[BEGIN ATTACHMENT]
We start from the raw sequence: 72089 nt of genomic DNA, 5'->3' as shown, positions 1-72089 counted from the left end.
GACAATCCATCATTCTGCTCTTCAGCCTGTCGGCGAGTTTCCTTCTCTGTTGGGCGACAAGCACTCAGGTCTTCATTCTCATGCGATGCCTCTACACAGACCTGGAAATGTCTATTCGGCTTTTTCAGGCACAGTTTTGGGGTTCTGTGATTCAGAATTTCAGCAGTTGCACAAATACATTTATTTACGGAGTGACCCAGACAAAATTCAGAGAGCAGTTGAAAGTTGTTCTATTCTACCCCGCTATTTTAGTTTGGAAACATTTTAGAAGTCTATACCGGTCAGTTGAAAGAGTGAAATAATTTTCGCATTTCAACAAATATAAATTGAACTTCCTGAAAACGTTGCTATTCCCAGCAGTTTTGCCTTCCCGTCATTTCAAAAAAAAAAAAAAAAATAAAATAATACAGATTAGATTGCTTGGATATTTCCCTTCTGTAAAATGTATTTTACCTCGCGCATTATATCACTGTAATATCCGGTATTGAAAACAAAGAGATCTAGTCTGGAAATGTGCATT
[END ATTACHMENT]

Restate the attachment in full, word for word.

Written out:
We start from the raw sequence: 72089 nt of genomic DNA, 5'->3' as shown, positions 1-72089 counted from the left end.
GACAATCCATCATTCTGCTCTTCAGCCTGTCGGCGAGTTTCCTTCTCTGTTGGGCGACAAGCACTCAGGTCTTCATTCTCATGCGATGCCTCTACACAGACCTGGAAATGTCTATTCGGCTTTTTCAGGCACAGTTTTGGGGTTCTGTGATTCAGAATTTCAGCAGTTGCACAAATACATTTATTTACGGAGTGACCCAGACAAAATTCAGAGAGCAGTTGAAAGTTGTTCTATTCTACCCCGCTATTTTAGTTTGGAAACATTTTAGAAGTCTATACCGGTCAGTTGAAAGAGTGAAATAATTTTCGCATTTCAACAAATATAAATTGAACTTCCTGAAAACGTTGCTATTCCCAGCAGTTTTGCCTTCCCGTCATTTCAAAAAAAAAAAAAAAAATAAAATAATACAGATTAGATTGCTTGGATATTTCCCTTCTGTAAAATGTATTTTACCTCGCGCATTATATCACTGTAATATCCGGTATTGAAAACAAAGAGATCTAGTCTGGAAATGTGCATT